Module TA – The Theory of Explanations

Keywords: Explanation

Topic 01: What is a good explanation?
Topic 02: Explaining Explanations
Topic 03: The limits of explainability [2]
Topic 04: How to measure the value of an explanation
Topic 05: Practical Examples from the medical domain

Lecture slides 2×2 (5,914 kB): contact lecturer for slide set

Reading for students:

[1] Zachary C. Lipton 2016. The mythos of model interpretability. arXiv:1606.03490.

Module ET – Ethical, Legal and Social Issues of Explainable AI

Keywords: Law, Ethics, Society, Governance, Compliance, Fairness, Accountability, Transparency

Topic 01: Definitions Automatic-Automated-Autonomous:
Human-out-of-loop, Human-still-in-control, Human-in-the-Loop, Computer-in-the-Loop
Topic 02: Legal accountability and Moral dilemmas
Topic 03: Ethical Alogorithms and the prove of explanations (truth vs. trust)
Topic 04: Responsible AI [2]
Topic 05: Explaining Explanations and the GDPR

Lecture slides 2×2 (7,689 kB): contact lecturer for slide deck

Reading for students:

[1] A very valuable ressource can be found here in the future of privacy forum:

[2] Ronald Stamper 1988. Pathologies of AI: Responsible use of artificial intelligence in professional work. AI & society, 2, (1), 3-16, doi: 10.1007/BF01891439.

References from own work (references to related work will be given within the course):

[1]          Andreas Holzinger, Chris Biemann, Constantinos S. Pattichis & Douglas B. Kell (2017). What do we need to build explainable AI systems for the medical domain? arXiv:1712.09923.

[2]         Andreas Holzinger, Bernd Malle, Peter Kieseberg, Peter M. Roth, Heimo Müller, Robert Reihs & Kurt Zatloukal (2017). Towards the Augmented Pathologist: Challenges of Explainable-AI in Digital Pathology. arXiv:1712.06657.

[3]         Andreas Holzinger, Markus Plass, Katharina Holzinger, Gloria Cerasela Crisan, Camelia-M. Pintea & Vasile Palade (2017). A glass-box interactive machine learning approach for solving NP-hard problems with the human-in-the-loop. arXiv:1708.01104.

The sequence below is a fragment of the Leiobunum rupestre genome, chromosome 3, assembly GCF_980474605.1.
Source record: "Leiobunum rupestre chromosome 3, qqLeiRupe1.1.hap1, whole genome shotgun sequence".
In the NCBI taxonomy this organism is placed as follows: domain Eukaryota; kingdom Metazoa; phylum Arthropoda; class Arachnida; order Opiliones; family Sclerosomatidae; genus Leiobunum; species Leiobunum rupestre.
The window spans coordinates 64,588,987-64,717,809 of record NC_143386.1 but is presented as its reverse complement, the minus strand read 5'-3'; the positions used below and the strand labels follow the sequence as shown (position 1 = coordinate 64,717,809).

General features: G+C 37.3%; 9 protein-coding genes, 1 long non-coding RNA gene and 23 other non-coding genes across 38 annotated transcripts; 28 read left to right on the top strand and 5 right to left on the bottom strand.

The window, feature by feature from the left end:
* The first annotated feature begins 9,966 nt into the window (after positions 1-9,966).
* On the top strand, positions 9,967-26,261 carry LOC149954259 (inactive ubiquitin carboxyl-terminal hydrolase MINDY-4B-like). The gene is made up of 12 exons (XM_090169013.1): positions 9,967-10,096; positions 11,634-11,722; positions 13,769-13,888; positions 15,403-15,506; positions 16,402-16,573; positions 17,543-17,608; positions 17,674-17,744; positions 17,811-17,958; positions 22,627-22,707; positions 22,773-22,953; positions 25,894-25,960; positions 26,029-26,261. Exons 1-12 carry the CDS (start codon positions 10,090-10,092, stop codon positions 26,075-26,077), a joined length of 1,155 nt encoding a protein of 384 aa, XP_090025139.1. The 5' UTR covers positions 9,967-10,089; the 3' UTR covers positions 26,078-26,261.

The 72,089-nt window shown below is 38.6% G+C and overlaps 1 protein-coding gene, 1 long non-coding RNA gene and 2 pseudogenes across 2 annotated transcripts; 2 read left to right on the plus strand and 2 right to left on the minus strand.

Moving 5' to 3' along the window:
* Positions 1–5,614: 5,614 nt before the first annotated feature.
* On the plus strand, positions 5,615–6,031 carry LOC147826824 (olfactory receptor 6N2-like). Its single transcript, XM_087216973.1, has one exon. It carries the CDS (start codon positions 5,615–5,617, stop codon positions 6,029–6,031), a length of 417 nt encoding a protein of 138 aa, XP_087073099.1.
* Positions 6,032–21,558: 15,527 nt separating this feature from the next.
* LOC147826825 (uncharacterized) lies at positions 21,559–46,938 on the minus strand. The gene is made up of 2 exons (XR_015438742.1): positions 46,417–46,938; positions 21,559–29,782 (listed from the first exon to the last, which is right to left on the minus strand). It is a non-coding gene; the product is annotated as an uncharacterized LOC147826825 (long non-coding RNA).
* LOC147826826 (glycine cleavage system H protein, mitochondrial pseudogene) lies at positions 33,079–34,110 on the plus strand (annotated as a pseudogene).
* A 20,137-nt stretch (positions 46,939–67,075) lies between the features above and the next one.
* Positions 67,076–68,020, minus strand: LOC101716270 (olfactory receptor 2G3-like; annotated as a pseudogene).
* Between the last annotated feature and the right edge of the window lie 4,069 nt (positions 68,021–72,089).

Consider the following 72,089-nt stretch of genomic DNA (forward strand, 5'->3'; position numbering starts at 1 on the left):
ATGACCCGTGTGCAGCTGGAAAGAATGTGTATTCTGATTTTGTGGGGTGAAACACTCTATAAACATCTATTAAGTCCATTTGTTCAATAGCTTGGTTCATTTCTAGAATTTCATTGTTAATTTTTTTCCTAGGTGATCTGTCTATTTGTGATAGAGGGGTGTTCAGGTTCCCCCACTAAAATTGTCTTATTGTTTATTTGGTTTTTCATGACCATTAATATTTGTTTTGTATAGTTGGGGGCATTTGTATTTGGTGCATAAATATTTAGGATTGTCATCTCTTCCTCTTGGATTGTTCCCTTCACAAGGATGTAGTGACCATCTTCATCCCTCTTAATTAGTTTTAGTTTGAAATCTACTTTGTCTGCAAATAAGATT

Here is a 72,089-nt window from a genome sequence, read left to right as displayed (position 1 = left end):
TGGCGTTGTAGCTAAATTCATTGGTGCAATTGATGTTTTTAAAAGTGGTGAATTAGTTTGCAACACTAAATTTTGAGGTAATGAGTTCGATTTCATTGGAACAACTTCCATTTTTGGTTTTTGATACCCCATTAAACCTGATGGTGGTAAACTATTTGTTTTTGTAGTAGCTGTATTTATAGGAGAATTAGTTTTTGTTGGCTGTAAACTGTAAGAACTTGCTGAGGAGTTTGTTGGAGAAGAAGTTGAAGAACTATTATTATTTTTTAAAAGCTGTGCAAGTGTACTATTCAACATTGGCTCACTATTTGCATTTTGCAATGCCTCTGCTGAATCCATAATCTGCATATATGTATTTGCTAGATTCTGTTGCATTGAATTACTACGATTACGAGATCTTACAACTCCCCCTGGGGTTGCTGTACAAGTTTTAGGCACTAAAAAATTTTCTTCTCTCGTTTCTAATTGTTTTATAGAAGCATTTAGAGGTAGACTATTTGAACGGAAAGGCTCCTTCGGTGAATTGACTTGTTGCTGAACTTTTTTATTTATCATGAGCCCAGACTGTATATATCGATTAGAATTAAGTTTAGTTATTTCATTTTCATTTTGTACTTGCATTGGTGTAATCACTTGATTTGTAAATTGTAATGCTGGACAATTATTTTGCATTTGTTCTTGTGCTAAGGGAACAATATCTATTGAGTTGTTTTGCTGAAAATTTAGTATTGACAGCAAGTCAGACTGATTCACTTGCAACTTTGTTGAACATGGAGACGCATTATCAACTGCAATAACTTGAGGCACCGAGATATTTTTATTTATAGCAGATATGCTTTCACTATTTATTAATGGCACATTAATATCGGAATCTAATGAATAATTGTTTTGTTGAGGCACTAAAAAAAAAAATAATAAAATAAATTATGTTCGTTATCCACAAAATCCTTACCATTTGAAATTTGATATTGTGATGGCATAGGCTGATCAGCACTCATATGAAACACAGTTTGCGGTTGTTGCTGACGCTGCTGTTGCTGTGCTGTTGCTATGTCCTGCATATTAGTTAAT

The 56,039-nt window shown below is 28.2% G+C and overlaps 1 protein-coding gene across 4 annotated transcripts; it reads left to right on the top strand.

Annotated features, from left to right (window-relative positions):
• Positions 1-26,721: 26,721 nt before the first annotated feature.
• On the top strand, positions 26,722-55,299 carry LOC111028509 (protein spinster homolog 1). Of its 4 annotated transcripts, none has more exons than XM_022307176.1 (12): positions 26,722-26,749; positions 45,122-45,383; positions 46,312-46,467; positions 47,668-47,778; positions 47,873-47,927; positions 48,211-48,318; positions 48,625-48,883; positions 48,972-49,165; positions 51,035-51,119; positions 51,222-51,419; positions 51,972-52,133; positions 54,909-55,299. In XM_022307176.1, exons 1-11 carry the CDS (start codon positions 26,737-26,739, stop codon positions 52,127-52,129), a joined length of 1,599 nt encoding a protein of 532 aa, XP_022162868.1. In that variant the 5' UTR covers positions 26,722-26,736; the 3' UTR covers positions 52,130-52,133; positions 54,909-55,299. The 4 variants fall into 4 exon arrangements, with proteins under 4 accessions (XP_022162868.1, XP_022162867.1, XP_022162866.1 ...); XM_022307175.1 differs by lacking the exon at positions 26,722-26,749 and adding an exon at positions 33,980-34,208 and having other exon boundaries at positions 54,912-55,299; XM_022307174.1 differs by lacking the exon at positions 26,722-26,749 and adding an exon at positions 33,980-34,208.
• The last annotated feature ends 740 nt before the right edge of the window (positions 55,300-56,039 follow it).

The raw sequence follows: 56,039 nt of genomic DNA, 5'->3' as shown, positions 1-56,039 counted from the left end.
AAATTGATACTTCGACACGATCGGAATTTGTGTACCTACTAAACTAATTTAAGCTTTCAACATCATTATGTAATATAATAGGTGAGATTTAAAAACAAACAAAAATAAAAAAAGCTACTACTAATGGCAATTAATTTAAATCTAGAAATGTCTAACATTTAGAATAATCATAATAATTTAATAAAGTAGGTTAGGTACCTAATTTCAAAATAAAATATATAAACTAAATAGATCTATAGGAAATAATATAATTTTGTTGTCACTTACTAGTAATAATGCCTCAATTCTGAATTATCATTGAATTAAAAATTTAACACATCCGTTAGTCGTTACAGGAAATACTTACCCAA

[4]          Andreas Holzinger (2016). Interactive Machine Learning for Health Informatics: When do we need the human-in-the-loop? Brain Informatics, 3, (2), 119-131, doi:10.1007/s40708-016-0042-6.

[5]          Andreas Holzinger (2018). Explainable AI (ex-AI). Informatik-Spektrum, 41, (2), 138-143, doi:10.1007/s00287-018-1102-5.

[6]          Katharina Holzinger, Klaus Mak, Peter Kieseberg & Andreas Holzinger 2018. Can we trust Machine Learning Results? Artificial Intelligence in Safety-Critical decision Support. ERCIM News, 112, (1), 42-43.

[7]  Andreas Holzinger, et al. 2018. Interactive machine learning: experimental evidence for the human in the algorithmic loop. Applied Intelligence, doi:10.1007/s10489-018-1361-5.

Mini Glossary:

Ante-hoc Explainability (AHE) := such models are interpretable by design, e.g. glass-box approaches; typical examples include linear regression, decision trees/lists, random forests, Naive Bayes and fuzzy inference systems; or GAMs, Stochastic AOGs, and deep symbolic networks; they have a long tradition and can be designed from expert knowledge or from data and are useful as framework for the interaction between human knowledge and hidden knowledge in the data.

BETA := Black Box Explanation through Transparent Approximation, developed by Lakkarju, Bach & Leskovec (2016) it learns two-level decision sets, where each rule explains the model behaviour.

Explainability := motivated by the opaqueness of so called “black-box” approaches it is the ability to provide an explanation on why a machine decision has been reached (e.g. why is it a cat what the deep network recognized). Finding an appropriate explanation is difficult, because this needs understanding the context and providing a description of causality and consequences of a given fact. (German: Erklärbarkeit; siehe auch: Verstehbarkeit, Nachvollziehbarkeit, Zurückverfolgbarkeit, Transparenz)

Explanation := set of statements to describe a given set of facts to clarify causality, context and consequences thereof and is a core topic of knowledge discovery involving “why” questionss (“Why is this a cat?”). (German: Erklärung, Begründung)

Explanatory power := is the ability of a set hypothesis to effectively explain the subject matter it pertains to (opposite: explanatory impotence).